April 28, 2014
A major security flaw affecting several versions of Microsoft’s Internet Explorer web browser was discovered over the weekend, and the percentage of computer users that could be compromised by the exploit is absolutely staggering.
Bill Gates’ Microsoft Corp. announced on Saturday that Internet Explorer versions 6 through 11 are all vulnerable to a glitch that when properly exploited can give hackers remote access to a victim’s computer.
When combined, versions nine through 11 of the browser accounted for 26.25 percent of all web traffic in 2013, security firm FireEye claimed over the weekend. If all vulnerable versions are accounted for, however, then upwards of 56 percent of the browsers currently in use around the world are reportedly in danger of being exploited.
A person with knowledge of the vulnerability may create a fake website that, when visited, allows the hacker to exploit the bug and break into their target’s machine, Microsoft warned.
“An attacker who successfully exploited this vulnerability could take complete control of an affected system. An attacker could then install programs; view, change or delete data; or create new accounts with full user rights,” the company advised.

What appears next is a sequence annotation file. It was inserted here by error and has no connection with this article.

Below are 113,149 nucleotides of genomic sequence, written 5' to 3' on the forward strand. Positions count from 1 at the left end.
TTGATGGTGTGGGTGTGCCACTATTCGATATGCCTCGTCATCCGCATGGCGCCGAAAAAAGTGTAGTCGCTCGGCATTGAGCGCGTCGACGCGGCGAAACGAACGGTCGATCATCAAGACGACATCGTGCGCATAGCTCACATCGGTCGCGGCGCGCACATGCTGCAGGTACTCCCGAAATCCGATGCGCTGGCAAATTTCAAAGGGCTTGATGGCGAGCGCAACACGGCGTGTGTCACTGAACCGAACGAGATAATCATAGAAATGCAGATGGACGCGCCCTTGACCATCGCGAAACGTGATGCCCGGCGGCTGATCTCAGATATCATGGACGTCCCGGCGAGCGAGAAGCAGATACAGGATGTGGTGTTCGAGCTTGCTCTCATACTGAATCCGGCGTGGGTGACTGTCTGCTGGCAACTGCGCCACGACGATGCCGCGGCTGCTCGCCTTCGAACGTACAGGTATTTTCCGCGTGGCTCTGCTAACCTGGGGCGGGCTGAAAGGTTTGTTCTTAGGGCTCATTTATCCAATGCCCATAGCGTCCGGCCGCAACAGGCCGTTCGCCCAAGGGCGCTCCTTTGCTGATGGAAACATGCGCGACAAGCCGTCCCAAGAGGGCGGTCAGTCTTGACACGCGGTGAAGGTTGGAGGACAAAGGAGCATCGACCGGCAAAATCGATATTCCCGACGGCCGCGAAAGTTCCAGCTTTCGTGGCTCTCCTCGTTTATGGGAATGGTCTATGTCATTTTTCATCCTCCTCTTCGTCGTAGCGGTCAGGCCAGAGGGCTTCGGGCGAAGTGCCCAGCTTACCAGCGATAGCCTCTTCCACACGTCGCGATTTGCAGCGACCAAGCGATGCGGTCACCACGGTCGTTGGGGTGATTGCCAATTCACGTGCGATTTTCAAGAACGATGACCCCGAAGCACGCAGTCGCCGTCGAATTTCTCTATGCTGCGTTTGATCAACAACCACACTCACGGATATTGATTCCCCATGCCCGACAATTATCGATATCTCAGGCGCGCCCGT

According to FireEye spokesman Vitor De Souza, hackers had already taken advantage of the exploit by targeting unnamed US-based firms that are tied to the defense and financial sectors.
“It’s unclear what the motives of this attack group are, at this point,” De Souza told Reuters on Sunday. “It appears to be broad-spectrum intel gathering.”
On the official FireEye blog, security experts said that the hacking campaign has been dubbed “Operation Clandestine Fox,” and is consistent with other attacks linked to an advanced persistent threat group that has previously attracted the attention of investigators.
The unknown APT group has had access to “a select number of browser-based 0-day exploits in the past,” FireEye stated, but declined to publish further details.
Microsoft was unable to patch the vulnerability by the time the weekend was over, and the United States government’s Computer Emergency Readiness Team (CERT) issued an alert warning computer users to “consider employing an alternative web browser.”
“We are currently unaware of a practical solution to this problem,” Carnegie Mellon’s Software Engineering Institute warned in an advisory of its own.
Additionally, news of the vulnerability surfaced only weeks after Microsoft officially retired from offering security patches to its highly popular XP operating system.
“XP users are not safe anymore and this is the first vulnerability that will be not patched for their system,”Symantec researcher Christian Tripputi warned.
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